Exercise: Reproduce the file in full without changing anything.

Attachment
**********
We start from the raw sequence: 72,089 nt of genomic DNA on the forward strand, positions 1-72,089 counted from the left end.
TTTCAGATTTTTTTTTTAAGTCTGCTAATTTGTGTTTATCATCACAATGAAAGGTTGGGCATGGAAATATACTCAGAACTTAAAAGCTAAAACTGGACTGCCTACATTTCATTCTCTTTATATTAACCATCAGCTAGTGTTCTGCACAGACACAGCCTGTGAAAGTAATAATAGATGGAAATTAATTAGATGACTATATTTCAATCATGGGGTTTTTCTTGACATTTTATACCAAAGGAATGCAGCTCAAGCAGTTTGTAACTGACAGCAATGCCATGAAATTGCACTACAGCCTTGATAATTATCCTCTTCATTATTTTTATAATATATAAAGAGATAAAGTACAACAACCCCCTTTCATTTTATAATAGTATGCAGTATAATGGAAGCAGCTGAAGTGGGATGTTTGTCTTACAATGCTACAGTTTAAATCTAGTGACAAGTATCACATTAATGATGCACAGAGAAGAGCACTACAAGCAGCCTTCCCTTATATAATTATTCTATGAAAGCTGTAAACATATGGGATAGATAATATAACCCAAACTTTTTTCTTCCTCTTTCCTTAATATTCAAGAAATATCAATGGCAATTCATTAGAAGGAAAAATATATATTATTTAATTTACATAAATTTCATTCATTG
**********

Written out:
We start from the raw sequence: 72,089 nt of genomic DNA on the forward strand, positions 1-72,089 counted from the left end.
TTTCAGATTTTTTTTTTAAGTCTGCTAATTTGTGTTTATCATCACAATGAAAGGTTGGGCATGGAAATATACTCAGAACTTAAAAGCTAAAACTGGACTGCCTACATTTCATTCTCTTTATATTAACCATCAGCTAGTGTTCTGCACAGACACAGCCTGTGAAAGTAATAATAGATGGAAATTAATTAGATGACTATATTTCAATCATGGGGTTTTTCTTGACATTTTATACCAAAGGAATGCAGCTCAAGCAGTTTGTAACTGACAGCAATGCCATGAAATTGCACTACAGCCTTGATAATTATCCTCTTCATTATTTTTATAATATATAAAGAGATAAAGTACAACAACCCCCTTTCATTTTATAATAGTATGCAGTATAATGGAAGCAGCTGAAGTGGGATGTTTGTCTTACAATGCTACAGTTTAAATCTAGTGACAAGTATCACATTAATGATGCACAGAGAAGAGCACTACAAGCAGCCTTCCCTTATATAATTATTCTATGAAAGCTGTAAACATATGGGATAGATAATATAACCCAAACTTTTTTCTTCCTCTTTCCTTAATATTCAAGAAATATCAATGGCAATTCATTAGAAGGAAAAATATATATTATTTAATTTACATAAATTTCATTCATTG